9769

Stable Lévy Process

This Demonstration shows the path of a symmetric stable Lévy process. Such a process has the property of "self-similarity" with Hurst exponent (where is the index of stability) and independent increments (unlike fractional Brownian motion, whose increments are not independent except in the case of Hurst exponent ). For , the stable Lévy process coincides with ordinary Brownian motion. In this Demonstration, you can vary the parameter between 0 and 2 and the vertical range of the plot to zoom in and out.

SNAPSHOTS

  • [Snapshot]
  • [Snapshot]
  • [Snapshot]

DETAILS

One of the most remarkable properties of Brownian motion is self-similarity: for all and all , the random variable has the same distribution as . A strictly stable Lévy process can be viewed as a generalization of Brownian motion, and has the property for all , , has the same distribution as , for some index of stability , where . For each index of stability , the distributions are stable distributions . The probability density functions of this distribution are not known in explicit form except in special cases. In this Demonstration we consider the symmetric case, for which . In this case the characteristic function is given by , which shows that for we get the Cauchy distribution and for the normal distribution.
A symmetric -stable process can be represented as a combination of a (compound) Poisson process and a Brownian motion. For small values of we see that the process is dominated by big jumps. For medium values (e.g., , i.e., Cauchy process) we get both small and large jumps. For close to 2 we get Brownian motion with occasional jumps.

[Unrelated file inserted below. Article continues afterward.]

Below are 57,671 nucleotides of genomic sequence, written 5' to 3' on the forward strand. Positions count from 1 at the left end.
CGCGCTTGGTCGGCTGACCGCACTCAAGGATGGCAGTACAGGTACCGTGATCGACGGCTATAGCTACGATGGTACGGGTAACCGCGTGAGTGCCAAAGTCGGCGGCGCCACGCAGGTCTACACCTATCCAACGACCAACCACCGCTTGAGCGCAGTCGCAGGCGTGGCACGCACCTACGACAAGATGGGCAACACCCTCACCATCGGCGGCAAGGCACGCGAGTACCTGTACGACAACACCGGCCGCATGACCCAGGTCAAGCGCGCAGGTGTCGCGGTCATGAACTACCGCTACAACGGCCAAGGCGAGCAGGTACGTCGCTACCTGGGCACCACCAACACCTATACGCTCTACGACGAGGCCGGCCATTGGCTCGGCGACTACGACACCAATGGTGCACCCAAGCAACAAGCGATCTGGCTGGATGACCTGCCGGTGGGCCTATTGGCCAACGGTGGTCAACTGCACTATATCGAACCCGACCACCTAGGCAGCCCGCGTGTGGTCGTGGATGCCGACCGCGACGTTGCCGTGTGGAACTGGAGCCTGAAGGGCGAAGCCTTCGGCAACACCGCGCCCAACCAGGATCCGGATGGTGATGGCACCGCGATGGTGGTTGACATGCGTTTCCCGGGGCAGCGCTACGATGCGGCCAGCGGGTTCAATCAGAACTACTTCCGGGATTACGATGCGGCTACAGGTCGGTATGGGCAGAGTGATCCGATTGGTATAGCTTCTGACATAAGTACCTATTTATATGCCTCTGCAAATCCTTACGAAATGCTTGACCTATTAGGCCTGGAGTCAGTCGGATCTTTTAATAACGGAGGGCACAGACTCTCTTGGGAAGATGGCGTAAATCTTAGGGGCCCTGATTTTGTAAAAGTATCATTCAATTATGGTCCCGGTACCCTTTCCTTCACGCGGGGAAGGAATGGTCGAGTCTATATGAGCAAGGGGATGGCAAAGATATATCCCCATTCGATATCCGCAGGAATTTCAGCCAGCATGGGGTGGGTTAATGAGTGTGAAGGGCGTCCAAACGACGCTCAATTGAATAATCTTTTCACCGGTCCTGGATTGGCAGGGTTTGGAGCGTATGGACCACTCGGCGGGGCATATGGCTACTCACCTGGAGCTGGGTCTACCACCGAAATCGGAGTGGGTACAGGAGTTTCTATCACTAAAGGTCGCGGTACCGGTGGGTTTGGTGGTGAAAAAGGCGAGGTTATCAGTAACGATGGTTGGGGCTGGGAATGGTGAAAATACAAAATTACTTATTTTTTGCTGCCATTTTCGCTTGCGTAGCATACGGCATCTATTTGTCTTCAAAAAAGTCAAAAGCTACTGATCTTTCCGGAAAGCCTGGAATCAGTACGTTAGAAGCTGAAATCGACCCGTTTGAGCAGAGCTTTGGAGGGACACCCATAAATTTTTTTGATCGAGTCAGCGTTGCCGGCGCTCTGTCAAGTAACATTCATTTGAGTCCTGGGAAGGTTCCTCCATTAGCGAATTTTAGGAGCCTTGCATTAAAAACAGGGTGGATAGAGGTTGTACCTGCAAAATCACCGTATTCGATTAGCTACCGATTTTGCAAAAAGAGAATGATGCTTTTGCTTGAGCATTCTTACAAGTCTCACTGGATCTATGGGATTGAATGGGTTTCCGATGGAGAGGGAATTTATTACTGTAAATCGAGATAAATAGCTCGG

-stable processes for have infinite variance, which makes them somewhat inconvenient. Nevertheless, they are important in physics, biology, meteorology, and have been used in option pricing in finance.
G. Samrodnitsky and M. Taqqu, Stable Non-Gaussian Random Processes, New York: Chapman and Hall, 1994.
A. N. Shiryaev, Essentials of Stochastic Finance, River Edge, New Jersey: World Scientific Publishing Co., 1999.
    • Share:

Embed Interactive Demonstration New!

Just copy and paste this snippet of JavaScript code into your website or blog to put the live Demonstration on your site. More details »

Files require Wolfram CDF Player or Mathematica.









 
RELATED RESOURCES
Mathematica »
The #1 tool for creating Demonstrations
and anything technical.
Wolfram|Alpha »
Explore anything with the first
computational knowledge engine.
MathWorld »
The web's most extensive
mathematics resource.
Course Assistant Apps »
An app for every course—
right in the palm of your hand.
Wolfram Blog »
Read our views on math,
science, and technology.
Computable Document Format »
The format that makes Demonstrations
(and any information) easy to share and
interact with.
STEM Initiative »
Programs & resources for
educators, schools & students.
Computerbasedmath.org »
Join the initiative for modernizing
math education.
Step-by-step Solutions »
Walk through homework problems one step at a time, with hints to help along the way.
Wolfram Problem Generator »
Unlimited random practice problems and answers with built-in Step-by-step solutions. Practice online or make a printable study sheet.
Wolfram Language »
Knowledge-based programming for everyone.
Powered by Wolfram Mathematica © 2014 Wolfram Demonstrations Project & Contributors  |  Terms of Use  |  Privacy Policy  |  RSS Give us your feedback
Note: To run this Demonstration you need Mathematica 7+ or the free Mathematica Player 7EX
Download or upgrade to Mathematica Player 7EX
I already have Mathematica Player or Mathematica 7+